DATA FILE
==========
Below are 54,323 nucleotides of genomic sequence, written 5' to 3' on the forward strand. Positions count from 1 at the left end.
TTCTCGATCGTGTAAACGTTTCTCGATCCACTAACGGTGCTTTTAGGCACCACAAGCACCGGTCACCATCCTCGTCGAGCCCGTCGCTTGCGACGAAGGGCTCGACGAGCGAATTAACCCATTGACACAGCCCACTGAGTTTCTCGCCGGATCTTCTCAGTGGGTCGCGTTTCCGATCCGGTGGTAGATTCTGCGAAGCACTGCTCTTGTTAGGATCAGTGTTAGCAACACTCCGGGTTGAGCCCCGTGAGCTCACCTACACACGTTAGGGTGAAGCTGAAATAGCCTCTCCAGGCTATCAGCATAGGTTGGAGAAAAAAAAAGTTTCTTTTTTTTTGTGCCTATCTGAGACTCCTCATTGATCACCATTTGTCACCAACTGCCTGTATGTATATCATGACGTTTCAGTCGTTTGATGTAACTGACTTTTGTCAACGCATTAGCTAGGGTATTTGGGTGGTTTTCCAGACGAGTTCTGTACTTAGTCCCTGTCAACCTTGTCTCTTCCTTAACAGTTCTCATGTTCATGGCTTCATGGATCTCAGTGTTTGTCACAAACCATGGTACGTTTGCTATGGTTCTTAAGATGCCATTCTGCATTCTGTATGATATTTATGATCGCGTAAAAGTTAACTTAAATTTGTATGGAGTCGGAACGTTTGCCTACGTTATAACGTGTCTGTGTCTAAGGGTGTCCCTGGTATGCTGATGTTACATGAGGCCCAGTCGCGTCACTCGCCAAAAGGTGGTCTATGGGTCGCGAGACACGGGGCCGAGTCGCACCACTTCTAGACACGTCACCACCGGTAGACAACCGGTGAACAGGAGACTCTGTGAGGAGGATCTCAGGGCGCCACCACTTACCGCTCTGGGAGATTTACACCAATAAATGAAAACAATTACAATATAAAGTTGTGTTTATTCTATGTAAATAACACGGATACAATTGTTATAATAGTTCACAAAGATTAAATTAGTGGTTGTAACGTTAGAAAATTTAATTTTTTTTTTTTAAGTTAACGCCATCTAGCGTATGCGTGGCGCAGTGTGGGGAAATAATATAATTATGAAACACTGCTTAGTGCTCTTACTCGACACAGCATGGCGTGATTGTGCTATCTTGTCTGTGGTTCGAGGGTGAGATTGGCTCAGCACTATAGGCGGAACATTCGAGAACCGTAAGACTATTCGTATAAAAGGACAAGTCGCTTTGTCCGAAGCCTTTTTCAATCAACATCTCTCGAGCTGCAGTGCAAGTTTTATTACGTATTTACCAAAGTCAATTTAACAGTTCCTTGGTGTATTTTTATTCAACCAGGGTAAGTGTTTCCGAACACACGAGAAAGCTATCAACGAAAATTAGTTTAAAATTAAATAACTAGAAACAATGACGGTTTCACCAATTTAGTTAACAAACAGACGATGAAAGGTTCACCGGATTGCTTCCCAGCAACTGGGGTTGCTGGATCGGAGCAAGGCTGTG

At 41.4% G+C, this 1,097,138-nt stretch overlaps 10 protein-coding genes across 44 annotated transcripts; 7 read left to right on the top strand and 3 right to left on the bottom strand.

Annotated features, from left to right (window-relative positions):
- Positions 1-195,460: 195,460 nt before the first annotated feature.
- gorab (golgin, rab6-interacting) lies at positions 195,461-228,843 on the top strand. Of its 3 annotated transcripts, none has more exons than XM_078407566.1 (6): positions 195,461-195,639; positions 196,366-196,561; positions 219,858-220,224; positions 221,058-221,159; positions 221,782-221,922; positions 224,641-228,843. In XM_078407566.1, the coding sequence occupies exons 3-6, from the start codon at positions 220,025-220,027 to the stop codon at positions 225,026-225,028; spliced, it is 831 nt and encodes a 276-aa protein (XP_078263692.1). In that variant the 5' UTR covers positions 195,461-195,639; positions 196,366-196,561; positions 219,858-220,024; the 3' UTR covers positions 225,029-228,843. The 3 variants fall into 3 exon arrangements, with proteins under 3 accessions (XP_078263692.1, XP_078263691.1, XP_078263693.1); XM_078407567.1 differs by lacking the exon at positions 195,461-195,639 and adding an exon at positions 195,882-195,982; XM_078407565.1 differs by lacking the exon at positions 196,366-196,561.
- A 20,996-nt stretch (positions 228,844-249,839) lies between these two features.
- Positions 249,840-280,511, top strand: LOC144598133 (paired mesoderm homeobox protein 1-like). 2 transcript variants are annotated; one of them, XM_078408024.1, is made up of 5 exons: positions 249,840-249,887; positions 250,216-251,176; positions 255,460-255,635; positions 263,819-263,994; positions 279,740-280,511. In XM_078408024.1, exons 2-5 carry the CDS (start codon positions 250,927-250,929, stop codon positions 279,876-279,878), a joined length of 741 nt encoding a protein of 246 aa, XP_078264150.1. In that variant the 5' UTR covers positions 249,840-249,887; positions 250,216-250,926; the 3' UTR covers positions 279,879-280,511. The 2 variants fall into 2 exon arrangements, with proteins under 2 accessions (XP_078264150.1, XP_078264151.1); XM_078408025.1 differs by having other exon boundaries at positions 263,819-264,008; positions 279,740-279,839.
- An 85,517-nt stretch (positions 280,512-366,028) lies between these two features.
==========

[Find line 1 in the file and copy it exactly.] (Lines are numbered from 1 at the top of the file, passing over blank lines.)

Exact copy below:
Below are 54,323 nucleotides of genomic sequence, written 5' to 3' on the forward strand. Positions count from 1 at the left end.